David
David
6 months ago
Reply to  Ap Kenneth

I don’t want to go 20mph even if it saves a human or not

David
David
6 months ago
Reply to  David

Does that mean you do not adhere to the 20mph speed limit where there are speed bumps at present?

Barry Pandy
Barry Pandy
6 months ago
Reply to  David

So your own selfishness is more important to you than the life of another person? Nice.

PaulB
PaulB
6 months ago
Reply to  Barry Pandy

But Barry, that link to lower mortality is not proven…. there is evidence, however, that driving in power gears at lower speeds increases pollution, and therfore lead to more deaths related those associated fators, thaniv3s saved by hitting a pedestrian at 20….

Barry Pandy
Barry Pandy
6 months ago
Reply to  PaulB

So it is fuel efficiency that concerns you? Very well – you won’t object to the speed limit on motorways, dual carriageways and A roads being REDUCED to 55mph. After all that is the most fuel-efficient driving speed for the average car.

CapM
CapM
6 months ago
Reply to  Barry Pandy

Good point.
We should regard all those commenting here who use fuel efficiency and pollution as reasons against a 20mph limit ipso facto supporters of reducing the national speed limit to 55mph.

Better that than to assume hypocrisy or faulty logic on their part!

Common Sense and Logic
Common Sense and Logic
6 months ago
Reply to  Barry Pandy

So why aren’t EV’s exempt from the 50mph motorway speed limits then?

Jack
Jack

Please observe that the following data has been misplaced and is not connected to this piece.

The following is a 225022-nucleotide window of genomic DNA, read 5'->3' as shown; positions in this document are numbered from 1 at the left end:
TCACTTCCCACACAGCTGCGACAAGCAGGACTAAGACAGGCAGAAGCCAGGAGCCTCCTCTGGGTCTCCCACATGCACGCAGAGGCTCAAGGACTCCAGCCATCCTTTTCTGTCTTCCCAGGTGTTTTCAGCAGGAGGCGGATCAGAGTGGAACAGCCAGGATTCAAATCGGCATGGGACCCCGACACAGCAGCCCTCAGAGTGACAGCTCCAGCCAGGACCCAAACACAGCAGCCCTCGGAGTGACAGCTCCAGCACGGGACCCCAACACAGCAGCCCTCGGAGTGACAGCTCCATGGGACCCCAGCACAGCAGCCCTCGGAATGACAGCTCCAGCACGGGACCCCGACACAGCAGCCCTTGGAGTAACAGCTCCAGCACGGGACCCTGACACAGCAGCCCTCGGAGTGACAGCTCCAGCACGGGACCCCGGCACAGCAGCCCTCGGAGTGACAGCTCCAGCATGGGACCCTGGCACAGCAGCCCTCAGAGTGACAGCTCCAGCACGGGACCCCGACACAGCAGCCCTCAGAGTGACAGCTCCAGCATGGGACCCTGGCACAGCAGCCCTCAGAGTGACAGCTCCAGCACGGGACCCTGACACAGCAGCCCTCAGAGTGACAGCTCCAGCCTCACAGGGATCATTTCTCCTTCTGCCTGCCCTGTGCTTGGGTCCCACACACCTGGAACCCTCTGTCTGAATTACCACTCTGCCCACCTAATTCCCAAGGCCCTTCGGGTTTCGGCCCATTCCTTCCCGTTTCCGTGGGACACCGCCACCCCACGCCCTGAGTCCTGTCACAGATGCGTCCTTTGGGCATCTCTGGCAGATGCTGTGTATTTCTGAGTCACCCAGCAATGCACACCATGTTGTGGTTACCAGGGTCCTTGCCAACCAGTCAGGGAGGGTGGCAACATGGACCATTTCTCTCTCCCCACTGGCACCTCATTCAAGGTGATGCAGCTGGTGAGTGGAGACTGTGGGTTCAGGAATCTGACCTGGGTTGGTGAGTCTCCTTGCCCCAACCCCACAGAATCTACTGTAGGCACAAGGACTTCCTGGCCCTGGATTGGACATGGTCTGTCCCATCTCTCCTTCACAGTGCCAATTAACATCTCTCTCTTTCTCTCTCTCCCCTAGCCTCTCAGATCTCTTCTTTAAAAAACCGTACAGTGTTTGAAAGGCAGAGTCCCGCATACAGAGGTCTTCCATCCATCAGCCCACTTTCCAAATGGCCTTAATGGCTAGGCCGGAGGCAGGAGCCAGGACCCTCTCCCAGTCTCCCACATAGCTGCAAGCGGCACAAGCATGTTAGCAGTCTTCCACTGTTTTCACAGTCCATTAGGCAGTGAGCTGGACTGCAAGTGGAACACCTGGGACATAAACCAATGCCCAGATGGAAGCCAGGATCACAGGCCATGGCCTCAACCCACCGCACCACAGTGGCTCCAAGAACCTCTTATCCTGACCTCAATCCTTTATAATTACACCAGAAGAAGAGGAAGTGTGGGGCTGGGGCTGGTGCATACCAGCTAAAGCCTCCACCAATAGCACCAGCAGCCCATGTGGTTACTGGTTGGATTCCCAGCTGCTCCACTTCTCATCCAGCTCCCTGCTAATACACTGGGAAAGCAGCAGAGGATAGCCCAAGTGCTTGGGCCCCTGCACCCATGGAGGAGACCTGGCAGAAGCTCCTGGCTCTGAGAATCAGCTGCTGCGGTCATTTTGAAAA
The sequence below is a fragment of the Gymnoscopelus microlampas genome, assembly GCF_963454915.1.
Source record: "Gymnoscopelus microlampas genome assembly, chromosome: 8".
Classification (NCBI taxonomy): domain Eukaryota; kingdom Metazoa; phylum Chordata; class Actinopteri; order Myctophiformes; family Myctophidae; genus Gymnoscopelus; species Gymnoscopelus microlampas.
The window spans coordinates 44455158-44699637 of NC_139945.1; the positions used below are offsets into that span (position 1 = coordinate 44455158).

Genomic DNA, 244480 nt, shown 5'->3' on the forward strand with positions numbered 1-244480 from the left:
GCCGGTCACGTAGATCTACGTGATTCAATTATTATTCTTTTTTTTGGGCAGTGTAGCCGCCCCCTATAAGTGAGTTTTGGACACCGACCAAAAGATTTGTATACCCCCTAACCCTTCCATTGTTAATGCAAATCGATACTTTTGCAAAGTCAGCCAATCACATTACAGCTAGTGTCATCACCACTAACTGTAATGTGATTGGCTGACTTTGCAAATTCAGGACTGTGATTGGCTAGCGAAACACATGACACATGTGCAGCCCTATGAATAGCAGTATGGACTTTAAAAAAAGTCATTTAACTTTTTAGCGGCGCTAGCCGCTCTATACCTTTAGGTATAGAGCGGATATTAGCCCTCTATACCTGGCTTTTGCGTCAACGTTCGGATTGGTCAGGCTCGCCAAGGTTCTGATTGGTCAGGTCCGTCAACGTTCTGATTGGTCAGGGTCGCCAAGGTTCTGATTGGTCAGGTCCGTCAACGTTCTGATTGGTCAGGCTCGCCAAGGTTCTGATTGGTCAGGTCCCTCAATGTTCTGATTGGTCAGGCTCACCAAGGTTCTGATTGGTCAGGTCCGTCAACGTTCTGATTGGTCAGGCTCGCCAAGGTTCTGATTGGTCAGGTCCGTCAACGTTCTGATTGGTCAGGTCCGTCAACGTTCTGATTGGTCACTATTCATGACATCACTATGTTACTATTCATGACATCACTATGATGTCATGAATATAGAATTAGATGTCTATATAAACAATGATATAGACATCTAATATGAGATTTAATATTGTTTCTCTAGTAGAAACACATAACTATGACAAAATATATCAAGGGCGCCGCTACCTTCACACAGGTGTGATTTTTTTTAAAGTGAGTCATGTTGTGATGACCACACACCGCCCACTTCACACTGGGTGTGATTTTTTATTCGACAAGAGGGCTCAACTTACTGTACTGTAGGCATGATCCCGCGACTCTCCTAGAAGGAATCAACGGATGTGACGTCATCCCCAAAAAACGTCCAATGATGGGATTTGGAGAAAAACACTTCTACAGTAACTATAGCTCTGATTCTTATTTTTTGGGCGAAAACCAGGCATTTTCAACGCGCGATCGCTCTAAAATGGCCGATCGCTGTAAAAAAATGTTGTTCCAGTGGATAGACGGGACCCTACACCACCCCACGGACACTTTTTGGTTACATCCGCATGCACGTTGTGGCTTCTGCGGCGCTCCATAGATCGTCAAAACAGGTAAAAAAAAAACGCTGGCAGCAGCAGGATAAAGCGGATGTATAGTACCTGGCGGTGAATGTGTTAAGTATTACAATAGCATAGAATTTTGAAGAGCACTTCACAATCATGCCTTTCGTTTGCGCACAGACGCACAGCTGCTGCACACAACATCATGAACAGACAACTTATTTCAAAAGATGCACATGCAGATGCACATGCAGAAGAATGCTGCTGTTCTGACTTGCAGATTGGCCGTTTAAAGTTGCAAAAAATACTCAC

6 months ago
Reply to  David

You’re a sad and self-centred individual. It also significantly reduces traffic if you need a personal gain to support something.

karl
karl
6 months ago
Reply to  David

It is air quality not safety, learn why this is happening at least

Wayne Hillier
Wayne Hillier
6 months ago

What If we have a closed road with just enough room for 2 way traffic travelling at 20 mph.and an emergency ambulance is coming along with no way to get through because of a backlog of 20 mph vehicles is that patient going to die .on your heads you ruleamakers

Barry Pandy
Barry Pandy
6 months ago
Reply to  Wayne Hillier

And what if the exact same road had a 30mph speed limit – the exact same problem, no way for the ambulance to get through because of the backlog of 30mph traffic. And what if the exact same road had a 40mph speed limit – the exact same problem, no way for the ambulance to get through because of the backlog of 40mph traffic. And what if the exact same road had a 50mph speed limit….

I wouldn’t be surprised if some drivers deliberately block emergency vehicles in some idiotic attempt to prove a point.

andrew reeves
andrew reeves
6 months ago

Andy reeves

Rhys
Rhys
6 months ago

Forgive me if I’m missing the point when Swansea’s Kingsway was mentioned – but that road is already 20mph?

Please don’t tempt the council to change that road again, we had people dying last time…

Nobby Tart
Nobby Tart
6 months ago
Reply to  Rhys

The Labour Council had to change it, after the Lib Dem Council’s bendy bus fiasco.

Gavin
Gavin
6 months ago

Buses are just the tip of the iceberg. As usual the Muppet show in Cardiff have done no proper research into this policy. Evidence based on old data, estimates and maybe’s. It’s “estimated” that this policy will cost £32million and save £100 million in the first year and save up to 6 lives. That sounds great. Well let’s wait and see about those figures. Let’s see how much your, plumber, electrician, gardener, handyman, delivery driver and taxi driver to name but a few put their prices up because of the extra travel time, I’m self employed and I know I’ll… Read more »

Barry Pandy
Barry Pandy
6 months ago
Reply to  Gavin

Yes the policy is legally enforceable, that is why it is referred to as a law.

Bobby Bingo Class one (Not LGV)
Bobby Bingo Class one (Not LGV)
5 months ago
Reply to  Barry Pandy

Hi Barry,
I expect it is a legal limit, but I wouldn’t make an absolute statement like yours without supporting it with a reference. Please include a reference or it may just be opinions.

Alun Gerrard
Alun Gerrard
6 months ago